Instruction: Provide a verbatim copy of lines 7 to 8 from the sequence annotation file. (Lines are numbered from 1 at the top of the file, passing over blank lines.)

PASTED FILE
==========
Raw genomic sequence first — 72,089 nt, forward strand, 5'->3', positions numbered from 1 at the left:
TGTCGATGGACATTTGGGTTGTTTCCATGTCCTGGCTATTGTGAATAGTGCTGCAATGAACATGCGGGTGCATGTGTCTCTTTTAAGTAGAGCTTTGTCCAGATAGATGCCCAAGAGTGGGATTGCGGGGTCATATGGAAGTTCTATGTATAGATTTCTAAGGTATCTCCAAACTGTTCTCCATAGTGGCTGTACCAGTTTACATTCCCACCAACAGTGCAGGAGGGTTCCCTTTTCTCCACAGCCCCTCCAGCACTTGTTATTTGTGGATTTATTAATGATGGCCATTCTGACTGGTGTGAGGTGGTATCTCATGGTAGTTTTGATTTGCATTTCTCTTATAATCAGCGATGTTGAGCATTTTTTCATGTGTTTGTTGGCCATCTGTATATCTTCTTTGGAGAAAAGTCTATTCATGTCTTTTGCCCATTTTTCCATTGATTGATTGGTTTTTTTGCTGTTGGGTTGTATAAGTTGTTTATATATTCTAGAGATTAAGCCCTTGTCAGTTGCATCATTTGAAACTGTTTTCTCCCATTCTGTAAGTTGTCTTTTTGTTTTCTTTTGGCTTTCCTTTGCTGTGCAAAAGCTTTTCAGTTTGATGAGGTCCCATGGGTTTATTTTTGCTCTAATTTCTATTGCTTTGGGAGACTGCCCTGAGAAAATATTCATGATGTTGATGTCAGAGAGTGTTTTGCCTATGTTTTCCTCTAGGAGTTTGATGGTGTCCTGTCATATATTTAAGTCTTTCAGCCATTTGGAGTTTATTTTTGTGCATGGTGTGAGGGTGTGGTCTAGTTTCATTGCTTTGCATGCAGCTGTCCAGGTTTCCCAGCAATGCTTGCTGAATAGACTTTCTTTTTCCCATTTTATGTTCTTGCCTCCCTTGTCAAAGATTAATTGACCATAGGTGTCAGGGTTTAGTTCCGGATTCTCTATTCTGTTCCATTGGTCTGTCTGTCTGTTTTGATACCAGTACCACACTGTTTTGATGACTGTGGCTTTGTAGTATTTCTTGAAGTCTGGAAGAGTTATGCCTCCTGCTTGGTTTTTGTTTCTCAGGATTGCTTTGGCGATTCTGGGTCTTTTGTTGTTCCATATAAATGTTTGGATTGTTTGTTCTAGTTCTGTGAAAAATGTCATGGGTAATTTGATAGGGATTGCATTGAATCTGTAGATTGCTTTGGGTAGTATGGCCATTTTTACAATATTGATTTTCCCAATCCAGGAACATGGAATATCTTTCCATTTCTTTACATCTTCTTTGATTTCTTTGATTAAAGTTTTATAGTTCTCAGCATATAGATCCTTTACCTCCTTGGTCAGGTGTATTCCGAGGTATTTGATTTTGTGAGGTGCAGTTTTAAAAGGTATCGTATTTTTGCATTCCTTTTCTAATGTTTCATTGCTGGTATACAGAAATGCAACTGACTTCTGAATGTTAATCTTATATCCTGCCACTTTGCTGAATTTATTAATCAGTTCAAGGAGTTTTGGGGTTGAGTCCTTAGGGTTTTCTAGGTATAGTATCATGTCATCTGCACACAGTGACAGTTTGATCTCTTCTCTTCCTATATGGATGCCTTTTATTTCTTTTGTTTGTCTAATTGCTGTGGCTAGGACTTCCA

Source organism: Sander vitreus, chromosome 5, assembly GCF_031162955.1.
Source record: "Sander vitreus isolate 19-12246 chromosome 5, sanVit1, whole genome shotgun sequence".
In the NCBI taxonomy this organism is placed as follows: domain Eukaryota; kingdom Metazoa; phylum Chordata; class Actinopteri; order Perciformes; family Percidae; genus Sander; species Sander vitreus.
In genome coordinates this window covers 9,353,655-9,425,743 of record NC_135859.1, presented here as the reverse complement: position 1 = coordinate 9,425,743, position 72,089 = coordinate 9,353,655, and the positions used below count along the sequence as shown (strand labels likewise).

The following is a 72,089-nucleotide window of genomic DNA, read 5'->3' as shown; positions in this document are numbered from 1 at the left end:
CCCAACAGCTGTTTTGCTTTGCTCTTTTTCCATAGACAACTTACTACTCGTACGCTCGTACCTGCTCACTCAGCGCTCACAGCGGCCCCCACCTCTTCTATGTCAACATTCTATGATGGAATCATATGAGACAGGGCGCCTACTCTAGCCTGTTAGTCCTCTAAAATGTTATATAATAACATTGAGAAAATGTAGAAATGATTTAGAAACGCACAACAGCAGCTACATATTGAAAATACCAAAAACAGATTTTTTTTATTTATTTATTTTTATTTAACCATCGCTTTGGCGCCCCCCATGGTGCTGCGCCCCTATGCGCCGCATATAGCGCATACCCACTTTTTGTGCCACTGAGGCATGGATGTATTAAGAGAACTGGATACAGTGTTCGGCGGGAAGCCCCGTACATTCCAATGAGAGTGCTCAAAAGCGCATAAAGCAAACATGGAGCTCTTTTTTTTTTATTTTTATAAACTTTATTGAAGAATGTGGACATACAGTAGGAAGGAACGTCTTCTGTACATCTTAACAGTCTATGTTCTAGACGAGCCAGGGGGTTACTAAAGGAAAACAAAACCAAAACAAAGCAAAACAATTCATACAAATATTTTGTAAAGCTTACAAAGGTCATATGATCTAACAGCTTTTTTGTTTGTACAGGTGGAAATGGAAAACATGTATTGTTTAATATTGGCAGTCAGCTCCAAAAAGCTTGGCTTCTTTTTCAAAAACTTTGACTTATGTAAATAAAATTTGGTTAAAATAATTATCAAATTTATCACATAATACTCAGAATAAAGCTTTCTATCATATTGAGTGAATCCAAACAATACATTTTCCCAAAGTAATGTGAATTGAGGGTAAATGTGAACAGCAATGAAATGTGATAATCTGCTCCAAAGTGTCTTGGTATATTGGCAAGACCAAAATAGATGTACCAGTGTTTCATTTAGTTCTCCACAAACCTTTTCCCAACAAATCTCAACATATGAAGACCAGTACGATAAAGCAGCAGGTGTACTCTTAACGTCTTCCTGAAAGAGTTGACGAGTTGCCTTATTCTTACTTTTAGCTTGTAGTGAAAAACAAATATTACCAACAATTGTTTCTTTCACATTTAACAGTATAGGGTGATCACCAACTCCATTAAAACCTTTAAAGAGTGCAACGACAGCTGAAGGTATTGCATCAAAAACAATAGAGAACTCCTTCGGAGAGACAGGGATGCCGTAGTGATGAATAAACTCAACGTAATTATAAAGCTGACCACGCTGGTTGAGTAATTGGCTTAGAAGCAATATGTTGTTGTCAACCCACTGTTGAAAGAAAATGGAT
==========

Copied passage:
The following is a 72,089-nucleotide window of genomic DNA, read 5'->3' as shown; positions in this document are numbered from 1 at the left end:
CCCAACAGCTGTTTTGCTTTGCTCTTTTTCCATAGACAACTTACTACTCGTACGCTCGTACCTGCTCACTCAGCGCTCACAGCGGCCCCCACCTCTTCTATGTCAACATTCTATGATGGAATCATATGAGACAGGGCGCCTACTCTAGCCTGTTAGTCCTCTAAAATGTTATATAATAACATTGAGAAAATGTAGAAATGATTTAGAAACGCACAACAGCAGCTACATATTGAAAATACCAAAAACAGATTTTTTTTATTTATTTATTTTTATTTAACCATCGCTTTGGCGCCCCCCATGGTGCTGCGCCCCTATGCGCCGCATATAGCGCATACCCACTTTTTGTGCCACTGAGGCATGGATGTATTAAGAGAACTGGATACAGTGTTCGGCGGGAAGCCCCGTACATTCCAATGAGAGTGCTCAAAAGCGCATAAAGCAAACATGGAGCTCTTTTTTTTTTATTTTTATAAACTTTATTGAAGAATGTGGACATACAGTAGGAAGGAACGTCTTCTGTACATCTTAACAGTCTATGTTCTAGACGAGCCAGGGGGTTACTAAAGGAAAACAAAACCAAAACAAAGCAAAACAATTCATACAAATATTTTGTAAAGCTTACAAAGGTCATATGATCTAACAGCTTTTTTGTTTGTACAGGTGGAAATGGAAAACATGTATTGTTTAATATTGGCAGTCAGCTCCAAAAAGCTTGGCTTCTTTTTCAAAAACTTTGACTTATGTAAATAAAATTTGGTTAAAATAATTATCAAATTTATCACATAATACTCAGAATAAAGCTTTCTATCATATTGAGTGAATCCAAACAATACATTTTCCCAAAGTAATGTGAATTGAGGGTAAATGTGAACAGCAATGAAATGTGATAATCTGCTCCAAAGTGTCTTGGTATATTGGCAAGACCAAAATAGATGTACCAGTGTTTCATTTAGTTCTCCACAAACCTTTTCCCAACAAATCTCAACATATGAAGACCAGTACGATAAAGCAGCAGGTGTACTCTTAACGTCTTCCTGAAAGAGTTGACGAGTTGCCTTATTCTTACTTTTAGCTTGTAGTGAAAAACAAATATTACCAACAATTGTTTCTTTCACATTTAACAGTATAGGGTGATCACCAACTCCATTAAAACCTTTAAAGAGTGCAACGACAGCTGAAGGTATTGCATCAAAAACAATAGAGAACTCCTTCGGAGAGACAGGGATGCCGTAGTGATGAATAAACTCAACGTAATTATAAAGCTGACCACGCTGGTTGAGTAATTGGCTTAGAAGCAATATGTTGTTGTCAACCCACTGTTGAAAGAAAATGGAT